On Human Rights Day, remember freedom of movement for Palestinians
10 December 2013
When I finally entered the Gaza Strip on October 18, 2012, I wept. The trip across the Sinai and the crossing at the Rafah border between Egypt and Gaza (as described in detail by my colleagues Máire Noonan and Verena Stresing) seemed long and fraught. This was my fourth attempt to reach Gaza, so it was emotional for me to finally arrive. We were there for a linguistics conference, and had the opportunity to meet some wonderful young people who were thirsting for contact with the outside world. We felt lucky to be able to travel there and meet them, and to enjoy some legendary Palestinian hospitality.
Our timing was indeed very lucky: the same trip a year later would be impossible, since the Egyptian military has since closed down that crossing.
Since the July 2012 coup and the Egyptian military's xenophobic scapegoating of Palestinians, the crackdown at the Rafah crossing has become brutal. The stories of individuals unable to cross are heartbreaking: students losing their academic year and in some cases scholarships because they cannot enroll, sick patients suffering because they cannot reach needed treatments, families kept apart, and worse. The systemic effects are even worse, as lack of fuel limits electricity supplies, which in turn means failure of critical infrastructure: kids wading through sewage on the way to school and having to study by candle-light while hospitals are unable to keep life-saving equipment powered up.
These increasingly unlivable conditions in Gaza are an unnatural human disaster, and entirely preventable. The Israeli blockade and the Egyptian enforcement of it on one side are both political choices by governments that subject Palestinian civilians in Gaza to miserable conditions for political motives. These political choices are in turn enabled by the complicit silence of the governments we elect. So the Palestinians in Gaza know that they cannot depend on governments, only on international civil society — people of conscience the world over — to draw attention on their plight.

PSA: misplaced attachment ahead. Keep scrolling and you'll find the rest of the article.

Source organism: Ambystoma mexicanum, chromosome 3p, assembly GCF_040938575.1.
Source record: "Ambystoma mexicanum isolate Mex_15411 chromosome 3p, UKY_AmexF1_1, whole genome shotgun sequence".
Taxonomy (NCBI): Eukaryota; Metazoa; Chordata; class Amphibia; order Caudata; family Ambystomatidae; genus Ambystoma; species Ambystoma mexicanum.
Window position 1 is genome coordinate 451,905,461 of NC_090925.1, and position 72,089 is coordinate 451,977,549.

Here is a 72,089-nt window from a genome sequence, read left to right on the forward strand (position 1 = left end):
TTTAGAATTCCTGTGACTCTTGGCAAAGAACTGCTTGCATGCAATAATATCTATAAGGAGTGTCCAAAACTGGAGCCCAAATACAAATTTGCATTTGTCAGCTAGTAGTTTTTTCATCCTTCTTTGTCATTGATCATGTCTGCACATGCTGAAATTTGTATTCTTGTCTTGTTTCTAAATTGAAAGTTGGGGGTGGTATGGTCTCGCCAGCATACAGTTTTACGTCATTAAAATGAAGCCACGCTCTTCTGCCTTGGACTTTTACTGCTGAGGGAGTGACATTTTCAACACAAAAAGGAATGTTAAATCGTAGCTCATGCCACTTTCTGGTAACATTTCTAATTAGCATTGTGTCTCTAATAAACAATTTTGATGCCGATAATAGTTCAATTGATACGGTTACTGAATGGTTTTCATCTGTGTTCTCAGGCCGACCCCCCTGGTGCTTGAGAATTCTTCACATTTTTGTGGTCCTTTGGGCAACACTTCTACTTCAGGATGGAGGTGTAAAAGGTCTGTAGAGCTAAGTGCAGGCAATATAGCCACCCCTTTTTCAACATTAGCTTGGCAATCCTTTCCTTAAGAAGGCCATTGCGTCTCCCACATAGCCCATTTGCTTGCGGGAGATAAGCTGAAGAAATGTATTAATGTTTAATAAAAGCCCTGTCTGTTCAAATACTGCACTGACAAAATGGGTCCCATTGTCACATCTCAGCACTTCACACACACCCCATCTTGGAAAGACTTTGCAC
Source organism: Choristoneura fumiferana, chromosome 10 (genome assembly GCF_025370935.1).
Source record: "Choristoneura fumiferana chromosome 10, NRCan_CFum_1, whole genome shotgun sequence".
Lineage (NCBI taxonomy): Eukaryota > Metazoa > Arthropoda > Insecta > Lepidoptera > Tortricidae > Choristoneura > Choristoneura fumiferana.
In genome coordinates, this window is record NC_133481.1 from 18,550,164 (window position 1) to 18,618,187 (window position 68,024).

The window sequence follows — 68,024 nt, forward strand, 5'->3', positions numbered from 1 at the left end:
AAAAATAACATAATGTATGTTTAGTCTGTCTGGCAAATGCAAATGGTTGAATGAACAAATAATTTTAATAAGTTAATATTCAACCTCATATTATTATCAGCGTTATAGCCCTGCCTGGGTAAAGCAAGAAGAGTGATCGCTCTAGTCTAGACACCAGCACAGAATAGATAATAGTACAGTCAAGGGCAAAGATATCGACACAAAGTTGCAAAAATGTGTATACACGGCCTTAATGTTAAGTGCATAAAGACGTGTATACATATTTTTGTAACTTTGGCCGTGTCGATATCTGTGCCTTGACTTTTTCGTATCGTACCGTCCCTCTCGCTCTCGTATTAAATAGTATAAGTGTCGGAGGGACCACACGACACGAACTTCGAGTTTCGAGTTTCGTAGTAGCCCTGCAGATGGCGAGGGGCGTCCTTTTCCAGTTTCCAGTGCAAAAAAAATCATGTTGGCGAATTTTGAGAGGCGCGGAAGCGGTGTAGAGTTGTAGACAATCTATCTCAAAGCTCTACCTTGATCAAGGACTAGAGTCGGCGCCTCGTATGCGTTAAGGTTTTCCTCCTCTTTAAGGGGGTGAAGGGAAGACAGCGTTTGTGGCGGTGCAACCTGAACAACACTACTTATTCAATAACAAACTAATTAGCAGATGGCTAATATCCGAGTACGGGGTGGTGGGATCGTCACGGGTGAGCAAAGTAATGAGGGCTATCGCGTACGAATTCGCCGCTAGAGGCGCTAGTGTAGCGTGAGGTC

For some years I have been working with civil society groups opposing the blockade of Gaza. But you don't have to join our grassroots direct actions in person to support our efforts to challenge the blockade, or join the more than 10 000 people worldwide who have signed a petition initiated by young Palestinians in Gaza calling for the complete opening of the Rafah border in both directions. As an educator, I can't help thinking about the young Palestinians we met in Gaza. Depriving them of freedom of movement means condemning them to a future without hope: if we allow that, we can hardly be surprised if some of them turn to hopeless actions.
Personal emotional responses aside, my ability to travel to Gaza is of course not the real issue. What is really at stake here is one of the basic human rights that the occupation deprives Palestinians of on a regular basis: the right to travel about their land, to leave and return to their country. Freedom of movement, as enshrined in the Universal Declaration of Human Rights, is fundamental for everything from education and health care to the ability to earn a living and see your family.
UN High Commissioner for Human Rights Navi Pillay says the Israeli blockade on Gaza and restrictions on freedom of movement throughout Palestine amount to collective punishment, a violation of fundamental human rights. On Human Rights Day (or any other day), you can learn more about lack of freedom of movement imposed on the West Bank Palestinian village of Nabi Saleh by the same occupation, its effect on people's livelihoods as well as what you can do to about it in this Write for Rights action featured by Amnesty International. Although the situations vary in different parts of Palestine, the overarching violation of the right of freedom of movement is a constant of the occupation.
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